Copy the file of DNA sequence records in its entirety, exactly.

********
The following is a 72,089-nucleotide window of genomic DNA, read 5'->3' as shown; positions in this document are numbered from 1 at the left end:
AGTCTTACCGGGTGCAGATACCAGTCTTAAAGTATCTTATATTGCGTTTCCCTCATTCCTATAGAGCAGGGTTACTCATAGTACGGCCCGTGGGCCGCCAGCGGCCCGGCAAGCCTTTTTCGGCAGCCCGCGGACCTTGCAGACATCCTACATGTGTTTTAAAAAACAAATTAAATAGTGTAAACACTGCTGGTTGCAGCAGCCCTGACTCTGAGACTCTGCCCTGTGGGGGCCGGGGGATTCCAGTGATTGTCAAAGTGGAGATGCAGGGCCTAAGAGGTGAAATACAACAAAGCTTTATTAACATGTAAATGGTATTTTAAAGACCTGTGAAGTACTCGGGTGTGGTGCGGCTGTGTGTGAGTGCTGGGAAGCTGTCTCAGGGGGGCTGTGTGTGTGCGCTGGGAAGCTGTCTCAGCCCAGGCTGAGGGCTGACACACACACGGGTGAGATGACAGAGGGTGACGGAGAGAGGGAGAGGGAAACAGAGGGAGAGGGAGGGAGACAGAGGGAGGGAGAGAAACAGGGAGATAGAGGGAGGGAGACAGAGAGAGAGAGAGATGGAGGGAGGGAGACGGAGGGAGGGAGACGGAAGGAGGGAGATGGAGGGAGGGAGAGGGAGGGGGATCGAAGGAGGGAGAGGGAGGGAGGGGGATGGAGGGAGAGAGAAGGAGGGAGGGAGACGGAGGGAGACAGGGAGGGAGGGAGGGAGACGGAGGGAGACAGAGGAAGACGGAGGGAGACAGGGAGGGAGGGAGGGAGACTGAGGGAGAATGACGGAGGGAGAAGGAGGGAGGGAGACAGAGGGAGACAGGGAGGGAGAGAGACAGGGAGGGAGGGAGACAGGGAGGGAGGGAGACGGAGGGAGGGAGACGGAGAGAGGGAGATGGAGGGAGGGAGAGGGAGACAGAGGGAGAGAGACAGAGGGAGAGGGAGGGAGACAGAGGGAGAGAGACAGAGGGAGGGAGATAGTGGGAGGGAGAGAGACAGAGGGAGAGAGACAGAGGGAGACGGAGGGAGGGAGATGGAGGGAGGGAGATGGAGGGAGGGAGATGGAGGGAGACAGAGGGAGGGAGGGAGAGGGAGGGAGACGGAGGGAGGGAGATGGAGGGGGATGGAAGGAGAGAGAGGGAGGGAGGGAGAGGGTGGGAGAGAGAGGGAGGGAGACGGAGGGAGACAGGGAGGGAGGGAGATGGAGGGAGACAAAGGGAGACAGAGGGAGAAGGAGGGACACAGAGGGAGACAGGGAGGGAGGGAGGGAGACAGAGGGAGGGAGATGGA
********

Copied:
The following is a 72,089-nucleotide window of genomic DNA, read 5'->3' as shown; positions in this document are numbered from 1 at the left end:
AGTCTTACCGGGTGCAGATACCAGTCTTAAAGTATCTTATATTGCGTTTCCCTCATTCCTATAGAGCAGGGTTACTCATAGTACGGCCCGTGGGCCGCCAGCGGCCCGGCAAGCCTTTTTCGGCAGCCCGCGGACCTTGCAGACATCCTACATGTGTTTTAAAAAACAAATTAAATAGTGTAAACACTGCTGGTTGCAGCAGCCCTGACTCTGAGACTCTGCCCTGTGGGGGCCGGGGGATTCCAGTGATTGTCAAAGTGGAGATGCAGGGCCTAAGAGGTGAAATACAACAAAGCTTTATTAACATGTAAATGGTATTTTAAAGACCTGTGAAGTACTCGGGTGTGGTGCGGCTGTGTGTGAGTGCTGGGAAGCTGTCTCAGGGGGGCTGTGTGTGTGCGCTGGGAAGCTGTCTCAGCCCAGGCTGAGGGCTGACACACACACGGGTGAGATGACAGAGGGTGACGGAGAGAGGGAGAGGGAAACAGAGGGAGAGGGAGGGAGACAGAGGGAGGGAGAGAAACAGGGAGATAGAGGGAGGGAGACAGAGAGAGAGAGAGATGGAGGGAGGGAGACGGAGGGAGGGAGACGGAAGGAGGGAGATGGAGGGAGGGAGAGGGAGGGGGATCGAAGGAGGGAGAGGGAGGGAGGGGGATGGAGGGAGAGAGAAGGAGGGAGGGAGACGGAGGGAGACAGGGAGGGAGGGAGGGAGACGGAGGGAGACAGAGGAAGACGGAGGGAGACAGGGAGGGAGGGAGGGAGACTGAGGGAGAATGACGGAGGGAGAAGGAGGGAGGGAGACAGAGGGAGACAGGGAGGGAGAGAGACAGGGAGGGAGGGAGACAGGGAGGGAGGGAGACGGAGGGAGGGAGACGGAGAGAGGGAGATGGAGGGAGGGAGAGGGAGACAGAGGGAGAGAGACAGAGGGAGAGGGAGGGAGACAGAGGGAGAGAGACAGAGGGAGGGAGATAGTGGGAGGGAGAGAGACAGAGGGAGAGAGACAGAGGGAGACGGAGGGAGGGAGATGGAGGGAGGGAGATGGAGGGAGGGAGATGGAGGGAGACAGAGGGAGGGAGGGAGAGGGAGGGAGACGGAGGGAGGGAGATGGAGGGGGATGGAAGGAGAGAGAGGGAGGGAGGGAGAGGGTGGGAGAGAGAGGGAGGGAGACGGAGGGAGACAGGGAGGGAGGGAGATGGAGGGAGACAAAGGGAGACAGAGGGAGAAGGAGGGACACAGAGGGAGACAGGGAGGGAGGGAGGGAGACAGAGGGAGGGAGATGGA